13 January 2012

Review: TOWARDS ZERO, Agatha Christie

  • This edition part of the Hamlyn Agatha Christie Crime Collection
  • dedicated to Robert Graves
  • 144 pages
  • first published in 1944
  • Superintendent Battle
Synopsis (from Christie.com)

What is the connection between a failed suicide attempt, a wrongful accusation of theft against a schoolgirl, and the romantic life of a tennis player?  To the casual observer, apparently nothing. When a houseparty gathers at Gull's Point, the seaside home of an elderly widow, earlier events come to a dramatic head.
Robert Graves, author of I Claudius, was a neighbour of Agatha Christie’s in Devon during the Second World War and the two became friends.  Christie dedicated this book to Graves.

My take

The last time Superintendent Battle made an appearance was in 1939 in MURDER IS EASY (aka EASY TO KILL).

TOWARDS ZERO opens with a Prologue which introduces the concept of characters converging towards Zero Hour.

The book is broken up into sections, a feature that the reader barely notices.
'OPEN THE DOOR AND HERE ARE THE PEOPLE'  introduces the cast of characters: Angus MacWhirter in hospital after attempting to throw himself off a cliff and failing; an unknown person plotting a murder; Superintendent Battle called to his daughter's school because she has admitted to pilfering, Nevile Strange, his wife Kay and his ex-wife Audrey; Lady Tressilian and Mary Aldin at Gull's Point which all the Stranges will visit for two weeks in September; Thomas Royde returning home to Gull's Point from Malaya; Mr Treves (whom we met in the Prologue) looking for somewhere to spend his holidays; and Ted Latimer, a friend of the Kay Strange.

The novel progresses, bringing the characters together at Salt Creek, closer and closer to Zero Hour.
And then two murders take place and Superintendent Battle staying with his nephew Jim Leach is pulled into the investigation.

Superintendent Battle comes over as a pretty stodgy sort of policeman who does things by the book. In fact I think Agatha Christie fans may well have been disappointed that the author didn't choose one of her other sleuths for the role. (The Agatha Christie site reveals that it was adapted for TV in 2007 with Geraldine McEwan as Miss Marple.)
Battle's plodding methods and determination to get irrefutable evidence win the day and eventually the right person is apprehended.

For much of the book TOWARDS ZERO feels rather like a romance, with eternal triangles, jealousies, and thwarted desires. And then it gathers pace, with only twenty or so pages to go, and we hear a point made before, by Treves and then by Battle, who makes a statement worthy of Poirot himself:
    When you read the account of a murder - or say, a fiction story based on murder, you usually begin with the murder itself. That's all wrong. The murder begins a long time beforehand. A murder is the culmination of a lot of different circumstances, all converging into it from different parts of the globe and unforeseen reasons..... The murder itself is the end of the story. It's Zero Hour.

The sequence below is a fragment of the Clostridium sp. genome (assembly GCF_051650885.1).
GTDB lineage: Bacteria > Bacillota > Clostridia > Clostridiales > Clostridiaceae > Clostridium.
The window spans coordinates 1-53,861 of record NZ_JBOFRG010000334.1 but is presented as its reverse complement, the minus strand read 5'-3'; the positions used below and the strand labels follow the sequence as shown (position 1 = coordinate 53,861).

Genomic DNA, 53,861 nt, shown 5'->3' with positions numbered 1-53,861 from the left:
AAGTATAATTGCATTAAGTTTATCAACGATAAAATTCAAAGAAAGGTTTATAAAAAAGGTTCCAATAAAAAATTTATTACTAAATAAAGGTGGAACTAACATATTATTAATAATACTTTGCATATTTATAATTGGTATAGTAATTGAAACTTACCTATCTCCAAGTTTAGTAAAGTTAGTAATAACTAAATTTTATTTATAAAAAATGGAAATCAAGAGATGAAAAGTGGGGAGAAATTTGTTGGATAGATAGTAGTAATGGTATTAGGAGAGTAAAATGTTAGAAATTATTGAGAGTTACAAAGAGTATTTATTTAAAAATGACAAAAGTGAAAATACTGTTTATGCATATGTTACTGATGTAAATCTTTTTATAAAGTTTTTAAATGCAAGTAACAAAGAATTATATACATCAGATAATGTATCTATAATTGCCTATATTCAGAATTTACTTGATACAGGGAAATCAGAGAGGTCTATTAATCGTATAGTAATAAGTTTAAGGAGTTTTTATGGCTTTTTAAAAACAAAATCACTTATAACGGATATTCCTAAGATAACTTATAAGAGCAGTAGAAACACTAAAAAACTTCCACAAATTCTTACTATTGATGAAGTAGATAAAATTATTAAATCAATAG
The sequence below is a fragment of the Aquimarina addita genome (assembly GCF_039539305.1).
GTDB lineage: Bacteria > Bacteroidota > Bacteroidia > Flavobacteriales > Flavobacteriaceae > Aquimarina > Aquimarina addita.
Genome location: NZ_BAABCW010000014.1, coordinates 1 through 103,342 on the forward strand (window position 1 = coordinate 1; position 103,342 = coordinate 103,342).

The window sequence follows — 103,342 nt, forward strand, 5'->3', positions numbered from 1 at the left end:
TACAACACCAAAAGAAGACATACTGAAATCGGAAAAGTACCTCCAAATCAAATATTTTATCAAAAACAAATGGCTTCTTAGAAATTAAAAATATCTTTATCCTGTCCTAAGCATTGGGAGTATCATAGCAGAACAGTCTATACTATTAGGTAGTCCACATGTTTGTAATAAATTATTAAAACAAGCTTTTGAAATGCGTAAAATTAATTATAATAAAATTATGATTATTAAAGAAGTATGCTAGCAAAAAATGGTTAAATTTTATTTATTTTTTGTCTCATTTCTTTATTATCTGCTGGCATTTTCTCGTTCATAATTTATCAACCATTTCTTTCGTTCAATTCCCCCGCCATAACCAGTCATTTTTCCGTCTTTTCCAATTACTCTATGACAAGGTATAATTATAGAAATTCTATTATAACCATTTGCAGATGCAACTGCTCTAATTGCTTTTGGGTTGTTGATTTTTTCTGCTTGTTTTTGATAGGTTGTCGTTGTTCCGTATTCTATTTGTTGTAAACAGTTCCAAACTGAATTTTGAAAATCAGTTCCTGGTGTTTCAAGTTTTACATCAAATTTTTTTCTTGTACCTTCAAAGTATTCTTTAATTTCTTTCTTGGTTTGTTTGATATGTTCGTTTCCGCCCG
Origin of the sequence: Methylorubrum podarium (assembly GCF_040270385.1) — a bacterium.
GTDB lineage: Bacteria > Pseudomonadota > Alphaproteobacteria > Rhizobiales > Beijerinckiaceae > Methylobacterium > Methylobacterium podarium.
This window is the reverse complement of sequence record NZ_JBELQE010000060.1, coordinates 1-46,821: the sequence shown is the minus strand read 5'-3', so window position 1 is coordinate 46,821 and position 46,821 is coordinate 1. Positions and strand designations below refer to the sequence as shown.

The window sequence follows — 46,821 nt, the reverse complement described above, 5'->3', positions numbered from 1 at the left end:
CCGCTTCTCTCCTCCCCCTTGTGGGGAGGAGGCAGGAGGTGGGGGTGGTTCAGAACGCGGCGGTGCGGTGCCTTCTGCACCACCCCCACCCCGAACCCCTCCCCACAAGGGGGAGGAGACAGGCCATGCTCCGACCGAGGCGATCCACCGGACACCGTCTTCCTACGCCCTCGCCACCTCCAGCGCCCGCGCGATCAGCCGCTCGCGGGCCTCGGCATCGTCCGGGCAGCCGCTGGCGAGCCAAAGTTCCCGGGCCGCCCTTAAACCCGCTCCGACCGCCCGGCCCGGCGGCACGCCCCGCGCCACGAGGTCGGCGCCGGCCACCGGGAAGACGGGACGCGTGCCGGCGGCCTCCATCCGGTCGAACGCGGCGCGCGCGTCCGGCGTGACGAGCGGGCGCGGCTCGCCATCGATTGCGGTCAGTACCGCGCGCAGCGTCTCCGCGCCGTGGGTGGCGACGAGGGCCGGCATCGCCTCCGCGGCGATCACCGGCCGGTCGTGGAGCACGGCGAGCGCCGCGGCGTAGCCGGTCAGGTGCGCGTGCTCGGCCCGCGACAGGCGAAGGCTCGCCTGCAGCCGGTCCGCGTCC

And then Battle goes on to nail the murderer and prevent another murder. The plot of the book is quite a clever one, but there were a couple of things that hung: Angus MacWhirter's role for instance: it almost felt as if Christie wanted to include another element of romance. Mr Treves' story of a child who kills another with an bow and arrow is never fully explained which was frustrating. The murder that takes place at Gull's Point has a clumsy explanation depending on the difference in left and right hand swings and I had great difficulty in imagining the murder weapon.

This is the last novel in which Superintendent Battle makes an appearance. With Inspector Japp as a foil in many of the Poirot titles Superintendent Battle outlived his usefulness.

He appeared in
My rating: 4.2


    Anonymous said...

    Kerrie - A fine review - thanks. And I think you've hit on the reason that, I have to admit, this isn't my favourite of Christie's work; still, as a devoted fan and all, I have to say I liked it.

    bibliolathas said...

    It's an odd one, isn't it? Tho' not as odd as Endless Night! I couldn't visualise the whole L/R thing at all. But it is ages since I've read it and your great review inspires me to read it again - thank you!

    Les Blatt said...

    Kerrie, an interesting side-note on Inspector Battle comes from John Curran's newly-published second volume based on Agatha Christie's notebooks ("Agatha Christie: Murder in the Making"): he cites another reference book which quotes Christie as confirming that Colin Lamb, the hero of "The Clocks," is actually Superintendent Battle's son. Keeping it all in the family, I suppose... !!

    Nan said...

    I'm always so excited when I read of an AC I've not yet read, or even heard of. This one sounds very good. I've read only one of the Superintendent Battles - Cards on the Table. How I love AC's work.
    PS the word verification was 'readr'


    Blog Widget by LinkWithin